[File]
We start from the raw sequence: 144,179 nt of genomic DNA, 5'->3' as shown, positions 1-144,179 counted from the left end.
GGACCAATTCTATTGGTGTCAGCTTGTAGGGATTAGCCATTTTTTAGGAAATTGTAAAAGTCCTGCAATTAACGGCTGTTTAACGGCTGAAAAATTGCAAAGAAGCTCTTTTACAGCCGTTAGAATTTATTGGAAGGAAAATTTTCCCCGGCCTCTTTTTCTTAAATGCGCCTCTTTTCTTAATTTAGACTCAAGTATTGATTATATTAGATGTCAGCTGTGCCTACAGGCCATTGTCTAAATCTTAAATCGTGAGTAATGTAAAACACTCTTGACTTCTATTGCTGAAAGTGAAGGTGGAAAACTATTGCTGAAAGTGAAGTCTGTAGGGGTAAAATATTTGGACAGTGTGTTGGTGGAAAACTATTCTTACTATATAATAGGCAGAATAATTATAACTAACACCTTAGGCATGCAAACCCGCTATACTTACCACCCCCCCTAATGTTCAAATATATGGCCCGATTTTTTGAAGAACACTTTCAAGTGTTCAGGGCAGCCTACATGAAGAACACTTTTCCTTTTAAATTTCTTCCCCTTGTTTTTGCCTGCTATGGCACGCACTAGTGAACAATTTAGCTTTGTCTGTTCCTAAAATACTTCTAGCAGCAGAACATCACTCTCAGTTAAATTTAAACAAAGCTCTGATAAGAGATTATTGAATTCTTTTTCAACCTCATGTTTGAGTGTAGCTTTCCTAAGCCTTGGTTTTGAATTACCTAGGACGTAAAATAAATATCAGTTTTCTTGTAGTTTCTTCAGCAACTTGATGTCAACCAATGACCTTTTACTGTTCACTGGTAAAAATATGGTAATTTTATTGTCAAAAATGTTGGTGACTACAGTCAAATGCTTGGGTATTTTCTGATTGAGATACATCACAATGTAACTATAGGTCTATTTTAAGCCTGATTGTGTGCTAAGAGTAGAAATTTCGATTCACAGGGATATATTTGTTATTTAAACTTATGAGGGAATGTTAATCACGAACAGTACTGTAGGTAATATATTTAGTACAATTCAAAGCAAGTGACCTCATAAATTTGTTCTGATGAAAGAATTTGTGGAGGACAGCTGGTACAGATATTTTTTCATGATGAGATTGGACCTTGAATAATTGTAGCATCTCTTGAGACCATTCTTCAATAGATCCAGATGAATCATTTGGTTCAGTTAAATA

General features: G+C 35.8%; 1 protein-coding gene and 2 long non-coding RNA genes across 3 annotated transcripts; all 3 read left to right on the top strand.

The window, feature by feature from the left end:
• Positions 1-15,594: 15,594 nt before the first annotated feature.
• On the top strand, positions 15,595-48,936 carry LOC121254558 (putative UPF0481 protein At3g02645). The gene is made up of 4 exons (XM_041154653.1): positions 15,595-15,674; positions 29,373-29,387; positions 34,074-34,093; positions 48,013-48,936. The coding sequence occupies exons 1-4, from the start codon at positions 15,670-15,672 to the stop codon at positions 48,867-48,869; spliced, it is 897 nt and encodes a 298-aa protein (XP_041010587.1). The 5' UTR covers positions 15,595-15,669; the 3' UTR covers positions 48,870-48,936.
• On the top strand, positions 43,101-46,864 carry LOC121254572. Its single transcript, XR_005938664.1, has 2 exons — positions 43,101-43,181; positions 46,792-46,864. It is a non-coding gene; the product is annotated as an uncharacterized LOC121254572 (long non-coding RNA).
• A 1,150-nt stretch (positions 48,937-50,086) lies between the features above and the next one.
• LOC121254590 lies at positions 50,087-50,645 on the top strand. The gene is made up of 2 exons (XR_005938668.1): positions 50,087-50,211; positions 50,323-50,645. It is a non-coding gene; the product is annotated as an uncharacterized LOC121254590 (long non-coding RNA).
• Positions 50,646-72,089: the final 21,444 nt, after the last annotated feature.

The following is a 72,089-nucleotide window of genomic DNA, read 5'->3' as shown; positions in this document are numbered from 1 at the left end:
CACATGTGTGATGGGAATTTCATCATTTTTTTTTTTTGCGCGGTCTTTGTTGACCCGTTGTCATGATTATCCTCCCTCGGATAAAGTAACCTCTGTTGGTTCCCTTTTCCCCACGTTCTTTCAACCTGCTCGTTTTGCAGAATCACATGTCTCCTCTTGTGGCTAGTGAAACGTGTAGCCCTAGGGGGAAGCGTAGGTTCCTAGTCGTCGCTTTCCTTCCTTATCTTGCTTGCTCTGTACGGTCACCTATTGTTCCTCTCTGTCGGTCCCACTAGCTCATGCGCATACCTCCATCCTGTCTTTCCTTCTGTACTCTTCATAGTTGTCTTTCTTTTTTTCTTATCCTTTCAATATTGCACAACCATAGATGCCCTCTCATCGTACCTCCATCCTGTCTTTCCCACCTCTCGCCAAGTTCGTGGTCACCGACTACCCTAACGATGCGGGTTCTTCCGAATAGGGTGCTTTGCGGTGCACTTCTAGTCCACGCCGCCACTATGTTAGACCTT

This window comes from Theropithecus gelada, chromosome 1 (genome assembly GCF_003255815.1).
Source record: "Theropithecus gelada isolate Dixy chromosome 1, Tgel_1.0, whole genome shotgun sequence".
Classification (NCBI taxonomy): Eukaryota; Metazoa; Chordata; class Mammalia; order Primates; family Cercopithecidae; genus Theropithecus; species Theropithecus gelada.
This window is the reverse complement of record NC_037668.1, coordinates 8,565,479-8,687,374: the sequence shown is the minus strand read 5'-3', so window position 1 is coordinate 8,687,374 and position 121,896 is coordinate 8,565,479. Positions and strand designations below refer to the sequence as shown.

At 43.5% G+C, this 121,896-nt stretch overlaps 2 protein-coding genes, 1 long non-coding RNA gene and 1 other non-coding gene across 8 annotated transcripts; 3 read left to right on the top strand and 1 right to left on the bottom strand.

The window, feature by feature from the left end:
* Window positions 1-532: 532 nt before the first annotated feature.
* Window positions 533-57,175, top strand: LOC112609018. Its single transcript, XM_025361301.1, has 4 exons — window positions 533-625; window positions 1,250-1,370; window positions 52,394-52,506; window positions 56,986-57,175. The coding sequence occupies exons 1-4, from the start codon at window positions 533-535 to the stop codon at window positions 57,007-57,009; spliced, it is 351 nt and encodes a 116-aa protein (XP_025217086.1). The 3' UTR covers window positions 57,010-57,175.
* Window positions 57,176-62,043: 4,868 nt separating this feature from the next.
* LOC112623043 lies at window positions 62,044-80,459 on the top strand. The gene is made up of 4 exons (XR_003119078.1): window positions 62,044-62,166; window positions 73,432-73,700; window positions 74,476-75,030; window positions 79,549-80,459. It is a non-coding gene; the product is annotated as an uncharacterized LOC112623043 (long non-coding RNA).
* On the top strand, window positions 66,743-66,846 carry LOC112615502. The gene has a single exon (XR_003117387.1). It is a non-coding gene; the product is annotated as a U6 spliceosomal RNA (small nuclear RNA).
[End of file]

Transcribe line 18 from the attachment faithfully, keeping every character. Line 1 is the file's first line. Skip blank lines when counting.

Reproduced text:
The window, feature by feature from the left end: